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The Washington Post

GiveDirectly, a nonprofit co-founded by MIT and Harvard alumni, works with “economists to identify the most efficient ways to reduce poverty,” reports Katharine Houreld for The Washington Post. “Lump sums are the most efficient way to give cash, according to a study of GiveDirectly programs released in December that compared the impact of three methods,” explains Houreld. “Two years in, recipients of the lump sum have spent more money on health care, and more of their children have scored better on school exams, according to the study by MIT economics professor Abhijit Banerjee and others." 


Axios reporter Steph Solis spotlights Kura, an MIT startup that is “developing a platform to help immigrants safely deliver money to loved ones back home.” Solis explains that: “Families worldwide rely on wire services like Western Union and Moneygram, but in some countries picking up money means waiting in long lines and exposing oneself to thieves.” Clifford Nau MBA ’22 and Stephanie Joseph, a Harvard alum, “wanted to build a safer alternative that would be available 24/7.”


TechCrunch reporter Ron Miller highlights MIT’s role as a driving force behind the Greater Boston area’s success as a hub for startups. Emily Knight, president of The Engine Accelerator, notes that universities are breeding grounds for new ideas. “There is a lot of research and a lot of infant innovation being translated into companies coming out of these [Greater Boston area] universities,” Knight explains.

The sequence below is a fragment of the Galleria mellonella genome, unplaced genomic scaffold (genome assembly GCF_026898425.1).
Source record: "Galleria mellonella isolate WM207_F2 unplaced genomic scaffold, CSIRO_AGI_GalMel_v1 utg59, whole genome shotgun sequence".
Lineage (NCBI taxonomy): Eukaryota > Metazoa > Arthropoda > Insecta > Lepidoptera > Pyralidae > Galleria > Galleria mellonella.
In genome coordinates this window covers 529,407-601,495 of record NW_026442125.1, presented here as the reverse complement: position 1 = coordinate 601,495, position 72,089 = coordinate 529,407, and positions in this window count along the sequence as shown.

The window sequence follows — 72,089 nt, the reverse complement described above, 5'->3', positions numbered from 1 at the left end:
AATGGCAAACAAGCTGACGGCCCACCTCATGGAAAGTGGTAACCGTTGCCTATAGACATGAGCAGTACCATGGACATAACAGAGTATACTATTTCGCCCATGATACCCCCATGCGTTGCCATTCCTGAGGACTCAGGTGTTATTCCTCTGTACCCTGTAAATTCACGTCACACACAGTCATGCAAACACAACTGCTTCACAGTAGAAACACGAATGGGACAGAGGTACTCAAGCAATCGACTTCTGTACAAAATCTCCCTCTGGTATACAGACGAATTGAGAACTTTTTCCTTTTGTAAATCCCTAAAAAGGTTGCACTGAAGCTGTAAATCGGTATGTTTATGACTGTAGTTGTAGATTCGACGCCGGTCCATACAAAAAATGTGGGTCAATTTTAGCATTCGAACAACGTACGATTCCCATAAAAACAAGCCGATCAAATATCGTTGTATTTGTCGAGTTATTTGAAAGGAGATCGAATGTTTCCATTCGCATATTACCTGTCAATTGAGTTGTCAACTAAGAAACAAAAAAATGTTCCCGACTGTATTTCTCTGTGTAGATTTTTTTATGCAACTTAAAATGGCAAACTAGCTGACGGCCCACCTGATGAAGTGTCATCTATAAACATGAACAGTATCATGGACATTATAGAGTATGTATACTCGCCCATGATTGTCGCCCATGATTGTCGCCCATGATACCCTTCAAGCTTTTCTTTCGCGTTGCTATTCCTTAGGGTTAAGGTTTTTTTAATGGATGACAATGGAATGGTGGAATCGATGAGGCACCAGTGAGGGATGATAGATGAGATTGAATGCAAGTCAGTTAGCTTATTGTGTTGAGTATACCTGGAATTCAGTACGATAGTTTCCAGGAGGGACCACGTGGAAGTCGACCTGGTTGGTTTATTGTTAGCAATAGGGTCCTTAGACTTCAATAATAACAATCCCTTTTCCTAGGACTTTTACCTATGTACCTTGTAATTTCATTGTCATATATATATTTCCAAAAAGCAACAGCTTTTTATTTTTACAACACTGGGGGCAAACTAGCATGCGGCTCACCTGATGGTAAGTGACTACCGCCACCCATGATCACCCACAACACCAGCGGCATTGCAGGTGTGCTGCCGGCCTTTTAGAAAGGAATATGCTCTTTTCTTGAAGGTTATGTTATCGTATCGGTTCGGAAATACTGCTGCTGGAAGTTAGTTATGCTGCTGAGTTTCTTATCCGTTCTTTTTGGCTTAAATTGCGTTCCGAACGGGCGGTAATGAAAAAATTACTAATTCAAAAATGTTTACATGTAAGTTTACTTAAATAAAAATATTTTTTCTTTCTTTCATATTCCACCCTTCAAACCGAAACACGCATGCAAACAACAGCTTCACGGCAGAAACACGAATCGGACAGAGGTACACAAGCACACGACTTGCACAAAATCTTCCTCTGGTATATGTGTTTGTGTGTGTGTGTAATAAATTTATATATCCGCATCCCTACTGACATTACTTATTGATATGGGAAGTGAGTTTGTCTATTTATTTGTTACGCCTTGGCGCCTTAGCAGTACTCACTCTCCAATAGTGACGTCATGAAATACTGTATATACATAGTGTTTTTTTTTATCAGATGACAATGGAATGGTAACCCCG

The Boston Globe

Prof. Kripa Varanasi co-founded Alsym Energy, a startup “developing rechargeable batteries that won’t be based on lithium or cobalt,” reports Hiawatha Bray for The Boston Globe. “The founders said they expect to build batteries that match the performance of today’s lithium-ion cells but at about half the cost,” writes Bray.

Milena Pagán '11 speaks with reporter Linda Laban about re-opening her bagel shop, Rebelle Bagels, in Kendall Square. Pagán, who earned a degree in chemical engineering before diving into the culinary world, explains that she felt it was a natural transition from engineering to food. “It’s not a traditional path, but they do have a lot in common,” Pagán explains. “Making bagels feels a lot like engineering.”

The Wall Street Journal

Alumnus Benjamin Rapoport co-founded Precision Neuroscience, a brain-computer interface company, that is developing technology that will allow “paralyzed patients the ability to operate a computer with their thoughts,” reports Jo Craven McGinty for The Wall Street Journal. “In order to be a citizen of the world in 2024, to communicate with loved ones, to make a living, the ability to work with a digital system is indispensable,” says Rapoport. “To operate a word processor is totally transformative.”

Fast Company

Using microwave plasma technology developed at MIT, 6K inc., is turning metals “including scrap, into high-performance materials for various applications,” reports Alex Pasternack for Fast Company. “The process produces no salt or liquid waste, uses just 10% of the water and half of the energy of conventional processes, and reduces costs by half,” writes Pasternack. “Its technique can also precisely control the composition and structure of materials at the atomic level.”


Radia, an energy startup founded by Mark Lundstrom '91, SM '93, MBA '93, has developed the “Windrunner,” an airplane designed to deliver 300-foot-blades directly to wind farms, reports Maureen O’Hare for CNN. The plane will “help the world meet its decarbonization targets, it’ll use sustainable aviation fuel and need only a simple packed-dirt or gravel runway to land on,” writes O’Hare.